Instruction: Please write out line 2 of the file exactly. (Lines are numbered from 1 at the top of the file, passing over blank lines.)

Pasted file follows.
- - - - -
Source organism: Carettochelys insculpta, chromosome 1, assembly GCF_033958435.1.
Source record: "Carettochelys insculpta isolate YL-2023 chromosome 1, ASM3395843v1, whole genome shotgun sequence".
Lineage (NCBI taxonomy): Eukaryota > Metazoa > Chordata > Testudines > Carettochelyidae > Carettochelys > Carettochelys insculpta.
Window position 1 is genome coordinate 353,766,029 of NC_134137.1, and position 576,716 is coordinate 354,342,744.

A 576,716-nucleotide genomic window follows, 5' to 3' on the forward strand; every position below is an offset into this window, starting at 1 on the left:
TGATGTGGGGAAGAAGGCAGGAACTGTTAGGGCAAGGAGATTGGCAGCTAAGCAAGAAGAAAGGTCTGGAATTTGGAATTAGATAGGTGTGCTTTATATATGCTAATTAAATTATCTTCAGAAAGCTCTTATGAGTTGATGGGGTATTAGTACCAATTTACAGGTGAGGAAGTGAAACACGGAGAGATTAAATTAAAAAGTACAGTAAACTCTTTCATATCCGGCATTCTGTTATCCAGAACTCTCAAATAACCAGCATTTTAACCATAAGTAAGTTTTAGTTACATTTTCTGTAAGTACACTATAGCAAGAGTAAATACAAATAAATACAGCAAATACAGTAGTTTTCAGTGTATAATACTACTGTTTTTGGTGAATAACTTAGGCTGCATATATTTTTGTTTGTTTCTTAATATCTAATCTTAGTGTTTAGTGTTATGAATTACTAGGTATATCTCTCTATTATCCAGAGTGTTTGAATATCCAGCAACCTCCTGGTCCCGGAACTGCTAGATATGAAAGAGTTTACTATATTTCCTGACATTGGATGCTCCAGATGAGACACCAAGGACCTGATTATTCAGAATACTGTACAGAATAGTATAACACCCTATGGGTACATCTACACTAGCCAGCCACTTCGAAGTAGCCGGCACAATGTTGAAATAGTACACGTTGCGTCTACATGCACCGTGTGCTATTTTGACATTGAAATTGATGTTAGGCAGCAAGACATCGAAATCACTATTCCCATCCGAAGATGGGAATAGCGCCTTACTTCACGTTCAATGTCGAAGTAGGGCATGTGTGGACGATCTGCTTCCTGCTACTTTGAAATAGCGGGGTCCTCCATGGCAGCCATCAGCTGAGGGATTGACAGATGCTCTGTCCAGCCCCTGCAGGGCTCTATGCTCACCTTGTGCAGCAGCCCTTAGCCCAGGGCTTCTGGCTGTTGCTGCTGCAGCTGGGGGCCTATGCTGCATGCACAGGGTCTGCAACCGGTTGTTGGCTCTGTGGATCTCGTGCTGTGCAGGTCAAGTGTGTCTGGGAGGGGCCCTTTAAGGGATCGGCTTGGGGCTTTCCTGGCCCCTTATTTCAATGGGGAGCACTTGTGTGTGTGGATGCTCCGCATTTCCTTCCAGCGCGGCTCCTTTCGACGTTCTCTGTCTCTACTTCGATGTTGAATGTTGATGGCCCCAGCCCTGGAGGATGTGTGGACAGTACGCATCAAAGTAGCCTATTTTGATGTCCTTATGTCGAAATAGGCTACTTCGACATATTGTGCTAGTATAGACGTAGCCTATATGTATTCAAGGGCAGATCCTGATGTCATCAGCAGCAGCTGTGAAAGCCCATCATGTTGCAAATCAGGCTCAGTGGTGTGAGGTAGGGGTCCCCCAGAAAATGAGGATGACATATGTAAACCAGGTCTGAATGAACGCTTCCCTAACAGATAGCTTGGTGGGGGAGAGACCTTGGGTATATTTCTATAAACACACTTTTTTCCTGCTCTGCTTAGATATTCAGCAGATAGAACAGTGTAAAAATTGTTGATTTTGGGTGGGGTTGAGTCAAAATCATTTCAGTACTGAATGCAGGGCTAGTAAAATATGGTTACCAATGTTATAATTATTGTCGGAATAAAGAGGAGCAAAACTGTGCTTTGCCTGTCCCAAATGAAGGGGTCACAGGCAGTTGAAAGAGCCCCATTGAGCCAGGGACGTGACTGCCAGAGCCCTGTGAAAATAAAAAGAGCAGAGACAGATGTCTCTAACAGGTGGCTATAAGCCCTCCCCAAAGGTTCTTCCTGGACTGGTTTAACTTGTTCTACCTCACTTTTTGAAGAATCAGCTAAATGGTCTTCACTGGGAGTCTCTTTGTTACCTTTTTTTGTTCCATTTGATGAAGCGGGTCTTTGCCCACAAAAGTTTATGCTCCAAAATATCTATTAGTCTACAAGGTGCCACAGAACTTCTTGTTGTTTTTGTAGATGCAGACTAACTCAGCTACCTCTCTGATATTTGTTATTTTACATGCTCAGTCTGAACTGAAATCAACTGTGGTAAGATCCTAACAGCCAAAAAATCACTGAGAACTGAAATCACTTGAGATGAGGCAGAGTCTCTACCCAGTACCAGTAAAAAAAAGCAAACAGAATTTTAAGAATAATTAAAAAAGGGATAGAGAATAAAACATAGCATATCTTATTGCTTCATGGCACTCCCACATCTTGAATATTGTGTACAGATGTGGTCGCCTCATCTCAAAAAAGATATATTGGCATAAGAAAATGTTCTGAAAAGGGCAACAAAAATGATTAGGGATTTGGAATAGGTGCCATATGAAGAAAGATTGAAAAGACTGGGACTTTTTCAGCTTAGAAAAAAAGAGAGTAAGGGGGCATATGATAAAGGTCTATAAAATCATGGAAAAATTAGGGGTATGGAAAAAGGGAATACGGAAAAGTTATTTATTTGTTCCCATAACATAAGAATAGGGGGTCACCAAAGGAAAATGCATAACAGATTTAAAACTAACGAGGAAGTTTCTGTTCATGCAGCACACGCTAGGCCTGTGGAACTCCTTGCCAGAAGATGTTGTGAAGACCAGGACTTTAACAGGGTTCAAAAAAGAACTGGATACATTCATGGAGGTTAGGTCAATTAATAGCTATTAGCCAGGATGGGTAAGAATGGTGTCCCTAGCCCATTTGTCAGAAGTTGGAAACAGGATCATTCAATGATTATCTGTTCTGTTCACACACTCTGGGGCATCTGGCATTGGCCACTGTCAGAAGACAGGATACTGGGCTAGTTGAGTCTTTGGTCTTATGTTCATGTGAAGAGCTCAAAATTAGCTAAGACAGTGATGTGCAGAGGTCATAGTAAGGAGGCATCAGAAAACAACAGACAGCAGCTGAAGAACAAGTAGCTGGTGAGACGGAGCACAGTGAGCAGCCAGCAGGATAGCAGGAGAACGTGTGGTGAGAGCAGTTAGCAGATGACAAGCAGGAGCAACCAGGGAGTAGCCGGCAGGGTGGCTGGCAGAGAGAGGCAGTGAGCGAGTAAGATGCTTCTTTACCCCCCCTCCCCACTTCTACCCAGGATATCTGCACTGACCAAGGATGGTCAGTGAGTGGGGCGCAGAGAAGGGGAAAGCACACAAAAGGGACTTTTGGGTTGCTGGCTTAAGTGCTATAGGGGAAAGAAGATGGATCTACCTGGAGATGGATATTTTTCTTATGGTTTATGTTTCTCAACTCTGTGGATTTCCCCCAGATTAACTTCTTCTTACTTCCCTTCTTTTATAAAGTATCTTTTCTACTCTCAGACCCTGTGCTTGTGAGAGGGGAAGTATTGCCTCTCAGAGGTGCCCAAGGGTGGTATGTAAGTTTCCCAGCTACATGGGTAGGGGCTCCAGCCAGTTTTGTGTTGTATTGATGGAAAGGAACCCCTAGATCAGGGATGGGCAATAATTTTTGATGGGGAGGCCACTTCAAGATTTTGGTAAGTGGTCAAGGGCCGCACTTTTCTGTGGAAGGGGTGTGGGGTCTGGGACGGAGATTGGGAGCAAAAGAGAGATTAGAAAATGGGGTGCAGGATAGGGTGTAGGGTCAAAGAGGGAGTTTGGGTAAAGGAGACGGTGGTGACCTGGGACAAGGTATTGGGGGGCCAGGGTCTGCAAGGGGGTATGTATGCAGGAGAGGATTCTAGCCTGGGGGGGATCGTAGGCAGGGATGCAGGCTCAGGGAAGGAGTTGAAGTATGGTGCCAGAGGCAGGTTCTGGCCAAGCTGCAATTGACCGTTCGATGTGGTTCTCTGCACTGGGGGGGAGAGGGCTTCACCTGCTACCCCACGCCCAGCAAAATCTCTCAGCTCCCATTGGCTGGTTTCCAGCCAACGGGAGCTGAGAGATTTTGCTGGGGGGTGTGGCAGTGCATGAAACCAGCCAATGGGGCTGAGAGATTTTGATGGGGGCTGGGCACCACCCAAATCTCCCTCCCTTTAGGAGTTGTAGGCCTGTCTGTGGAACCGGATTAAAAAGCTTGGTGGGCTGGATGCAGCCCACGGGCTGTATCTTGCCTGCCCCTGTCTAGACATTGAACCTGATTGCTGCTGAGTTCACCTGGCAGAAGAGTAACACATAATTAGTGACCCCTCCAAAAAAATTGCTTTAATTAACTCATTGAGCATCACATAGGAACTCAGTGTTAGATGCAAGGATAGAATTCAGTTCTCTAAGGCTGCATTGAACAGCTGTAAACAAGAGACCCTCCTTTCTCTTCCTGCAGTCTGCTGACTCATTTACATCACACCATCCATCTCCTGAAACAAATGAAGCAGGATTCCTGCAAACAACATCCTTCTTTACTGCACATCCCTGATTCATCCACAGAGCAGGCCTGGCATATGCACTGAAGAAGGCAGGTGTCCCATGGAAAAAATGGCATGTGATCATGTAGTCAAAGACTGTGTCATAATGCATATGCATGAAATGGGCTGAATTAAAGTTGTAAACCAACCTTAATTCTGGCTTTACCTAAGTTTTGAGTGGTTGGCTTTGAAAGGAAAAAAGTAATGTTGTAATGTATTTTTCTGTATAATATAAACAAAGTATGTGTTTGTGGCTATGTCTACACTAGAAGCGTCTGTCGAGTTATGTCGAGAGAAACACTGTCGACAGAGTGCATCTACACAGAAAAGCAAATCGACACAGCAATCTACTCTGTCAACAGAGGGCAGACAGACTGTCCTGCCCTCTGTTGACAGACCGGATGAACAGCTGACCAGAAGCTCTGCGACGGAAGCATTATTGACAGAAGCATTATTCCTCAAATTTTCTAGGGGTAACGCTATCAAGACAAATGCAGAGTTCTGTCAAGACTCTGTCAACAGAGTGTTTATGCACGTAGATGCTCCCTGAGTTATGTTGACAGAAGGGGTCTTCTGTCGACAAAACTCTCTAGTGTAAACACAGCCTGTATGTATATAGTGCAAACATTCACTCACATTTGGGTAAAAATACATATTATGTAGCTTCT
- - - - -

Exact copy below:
Source record: "Carettochelys insculpta isolate YL-2023 chromosome 1, ASM3395843v1, whole genome shotgun sequence".